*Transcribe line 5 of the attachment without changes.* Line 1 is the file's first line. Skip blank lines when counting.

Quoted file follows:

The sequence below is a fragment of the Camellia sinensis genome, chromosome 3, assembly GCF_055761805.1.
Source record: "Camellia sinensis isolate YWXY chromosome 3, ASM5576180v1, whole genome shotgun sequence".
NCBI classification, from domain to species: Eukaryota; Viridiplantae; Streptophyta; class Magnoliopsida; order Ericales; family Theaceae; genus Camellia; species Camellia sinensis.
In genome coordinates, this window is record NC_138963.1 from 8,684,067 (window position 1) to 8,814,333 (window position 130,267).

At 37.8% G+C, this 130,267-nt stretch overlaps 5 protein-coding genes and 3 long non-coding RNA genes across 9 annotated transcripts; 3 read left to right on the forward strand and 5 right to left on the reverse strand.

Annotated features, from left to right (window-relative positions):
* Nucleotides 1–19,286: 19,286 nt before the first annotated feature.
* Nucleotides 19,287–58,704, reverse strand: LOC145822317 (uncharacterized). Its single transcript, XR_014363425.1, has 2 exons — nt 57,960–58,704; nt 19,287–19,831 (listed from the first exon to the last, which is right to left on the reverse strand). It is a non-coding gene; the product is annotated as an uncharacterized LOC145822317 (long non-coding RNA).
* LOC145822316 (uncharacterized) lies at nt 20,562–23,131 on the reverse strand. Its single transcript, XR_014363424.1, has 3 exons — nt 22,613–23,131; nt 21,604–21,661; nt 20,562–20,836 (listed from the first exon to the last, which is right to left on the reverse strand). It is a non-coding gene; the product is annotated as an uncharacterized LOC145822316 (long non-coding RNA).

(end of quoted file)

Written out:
At 37.8% G+C, this 130,267-nt stretch overlaps 5 protein-coding genes and 3 long non-coding RNA genes across 9 annotated transcripts; 3 read left to right on the forward strand and 5 right to left on the reverse strand.